[…]Yeah it is the relation between a few elements; the code, the graphics the sound and than eventually space for interaction, if it is still interactive or not. In the case of Untitled Game the games yes they are all playable.
I consider them good works, because their construction is good... But how would this construction be with bad graphics? The whole thing would be ugly, uninteresting. I could put a brown pixel there, or erase it to brown, would you like the work still?
Rosa would like Dirk to respond a little bit more on interaction.
Yes, because she points out that aesthetics can’t be taken apart from perception.
So within this interaction dynamics, interaction would be evolving as well.
If it is about the games, I mean, our idea to make this type minimal graphics, is maybe different from some abstract digital work. A lot of this work is kind of abstract, If you see these things installed here, (except yours, yours is lucky) because it gets boring really fast I mean abstraction, just for the case of making it look good or just for the case of abstraction whatever…
But our purpose with the games, or what we thought was a justification to make these simple elements is that you can see the interaction working. Like when you are running Quake for example, a monster… there is only three or four things I mean the disguise it’s very graphically like they make some shadows before it opens its mouth and the tongue comes out, that’s a third graphic, and than the fire comes out and that is for example four graphics but you think while you are playing it, you are thinking it is some natural thing, I mean whatever.. You don’t think it’s real but you don’t ….ehm Stop? How do you say… you don’t believe it but you think it is some complicated thing happening. While when we put for example a black graphic a white graphic again a black and a white you can see well when I move when this monster comes up. There is only four things happening. It is just like animation. In animation art…
There is no way you could know the game. It’s otherwise…
Dirk: yes yes...
Dirk: Well the soundtrack is there to help you of course. I mean not that is important that it is exactly Quake. But the choice of a game stands a little bit for the whole genre. I mean... yeah… the visualization is more clearly seen with more simple graphics and that demystifies the believe space of the game. So it’s a bit like also old kinetic art where even the wheel... yeah the one you showed... with clear markers what this thing can do instead of hiding the limits that there is only four steps with the graphical steps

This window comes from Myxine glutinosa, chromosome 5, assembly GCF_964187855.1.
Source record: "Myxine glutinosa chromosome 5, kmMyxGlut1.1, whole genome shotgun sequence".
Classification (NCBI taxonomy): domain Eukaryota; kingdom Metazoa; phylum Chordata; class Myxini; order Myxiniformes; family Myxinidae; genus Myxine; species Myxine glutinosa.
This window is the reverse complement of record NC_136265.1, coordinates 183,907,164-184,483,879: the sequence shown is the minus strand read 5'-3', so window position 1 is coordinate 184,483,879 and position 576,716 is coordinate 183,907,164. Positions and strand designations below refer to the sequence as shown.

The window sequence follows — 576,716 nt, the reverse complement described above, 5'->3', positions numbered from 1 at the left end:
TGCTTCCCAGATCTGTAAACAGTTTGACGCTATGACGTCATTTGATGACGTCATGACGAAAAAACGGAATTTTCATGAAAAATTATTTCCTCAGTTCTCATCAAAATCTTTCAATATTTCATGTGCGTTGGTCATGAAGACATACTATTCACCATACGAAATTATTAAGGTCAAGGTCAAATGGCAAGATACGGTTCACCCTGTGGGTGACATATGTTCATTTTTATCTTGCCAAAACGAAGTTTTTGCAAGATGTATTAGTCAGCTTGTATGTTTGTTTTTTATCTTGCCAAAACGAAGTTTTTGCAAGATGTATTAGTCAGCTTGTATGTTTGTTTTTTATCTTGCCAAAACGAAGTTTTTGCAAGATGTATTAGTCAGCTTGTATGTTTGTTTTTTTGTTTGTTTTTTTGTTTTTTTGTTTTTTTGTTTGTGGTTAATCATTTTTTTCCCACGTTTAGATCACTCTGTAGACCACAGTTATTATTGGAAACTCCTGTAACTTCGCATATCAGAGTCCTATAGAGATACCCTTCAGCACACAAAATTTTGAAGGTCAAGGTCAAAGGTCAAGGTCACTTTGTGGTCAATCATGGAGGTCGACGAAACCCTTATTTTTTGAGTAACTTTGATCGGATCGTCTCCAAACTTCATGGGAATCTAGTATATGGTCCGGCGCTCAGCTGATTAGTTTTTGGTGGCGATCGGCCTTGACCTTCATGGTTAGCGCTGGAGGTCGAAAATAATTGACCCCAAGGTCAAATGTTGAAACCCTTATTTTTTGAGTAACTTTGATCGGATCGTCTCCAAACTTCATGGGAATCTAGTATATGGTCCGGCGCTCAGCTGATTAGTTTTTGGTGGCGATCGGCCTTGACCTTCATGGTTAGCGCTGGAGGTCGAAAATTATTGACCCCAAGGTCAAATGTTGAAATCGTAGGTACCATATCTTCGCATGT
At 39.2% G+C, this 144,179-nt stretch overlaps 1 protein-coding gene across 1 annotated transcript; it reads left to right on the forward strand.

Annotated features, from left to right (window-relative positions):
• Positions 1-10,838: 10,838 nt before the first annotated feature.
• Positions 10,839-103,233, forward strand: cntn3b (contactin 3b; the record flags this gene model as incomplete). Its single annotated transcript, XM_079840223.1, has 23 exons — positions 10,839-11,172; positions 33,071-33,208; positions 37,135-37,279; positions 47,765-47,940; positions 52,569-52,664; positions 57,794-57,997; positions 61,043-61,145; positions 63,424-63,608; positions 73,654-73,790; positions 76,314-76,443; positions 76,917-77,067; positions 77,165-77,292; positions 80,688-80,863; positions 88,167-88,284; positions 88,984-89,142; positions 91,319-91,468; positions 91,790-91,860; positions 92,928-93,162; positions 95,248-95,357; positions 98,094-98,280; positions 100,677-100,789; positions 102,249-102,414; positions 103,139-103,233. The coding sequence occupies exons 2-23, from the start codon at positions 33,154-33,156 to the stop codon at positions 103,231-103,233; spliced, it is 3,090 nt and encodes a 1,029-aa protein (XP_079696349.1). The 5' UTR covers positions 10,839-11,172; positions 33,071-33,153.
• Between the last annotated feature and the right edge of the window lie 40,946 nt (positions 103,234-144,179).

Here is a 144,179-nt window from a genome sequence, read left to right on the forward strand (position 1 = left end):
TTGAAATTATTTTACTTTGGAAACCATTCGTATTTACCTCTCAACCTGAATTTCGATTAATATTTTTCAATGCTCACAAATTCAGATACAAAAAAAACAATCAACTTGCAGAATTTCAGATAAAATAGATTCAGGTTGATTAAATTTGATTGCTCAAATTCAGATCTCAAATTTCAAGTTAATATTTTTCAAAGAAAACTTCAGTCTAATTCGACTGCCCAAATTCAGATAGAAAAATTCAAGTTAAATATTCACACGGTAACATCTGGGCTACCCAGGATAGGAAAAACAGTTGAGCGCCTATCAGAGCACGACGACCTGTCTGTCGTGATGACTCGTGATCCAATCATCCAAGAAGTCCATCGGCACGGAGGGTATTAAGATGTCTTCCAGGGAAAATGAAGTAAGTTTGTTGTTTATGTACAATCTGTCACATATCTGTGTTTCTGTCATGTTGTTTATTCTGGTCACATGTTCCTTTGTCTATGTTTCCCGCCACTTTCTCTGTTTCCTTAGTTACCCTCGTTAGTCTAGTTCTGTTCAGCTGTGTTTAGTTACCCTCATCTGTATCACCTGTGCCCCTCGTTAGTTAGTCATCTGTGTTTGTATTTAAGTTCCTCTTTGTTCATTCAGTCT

Is that more beautiful?
Dirk: No Not necessarily our point was to erase and make this other version of Quake and than denying it the name so that was also kind of important so just to call it Untitled Game that is was just a prototype any of this games with this kind of standard ways of construction and elements and things you can do as a user.
And for you is that criticism of how these kinds of games are made, or is it a tribute?
Dirk: If you base something on something it is always a tribute I mean it means you give attention to it I mean otherwise you would not bother.
I mean it’s a way but we suddenly, at that time we worked a lot with the code and the code became free and after a while Joan could understand how the code worked and we got positive of the kind of code that the code could do a lot of things but it can be dressed in many many ways. So we tried to show it at his functional minimum.
So it’s like you undressed the code.
Dirk: Yes... You should do that I mean it’s the first step to learn getting into game art. It’s not….whatever-- constructive it doesn’t give a solution. You want people to be there ... You already state al these things But we actually don’t care what happens with someone we are already finished when we have already dealt with three or four elements. And then we stop …
Do you make it for the beauty?
Dirk: No please, no, most beauty is already there. It’s always there. It’s there by definition.
* Now talking in #okno
* Rosa has quit IRC (Quit: CGI:IRC (Ping timeout))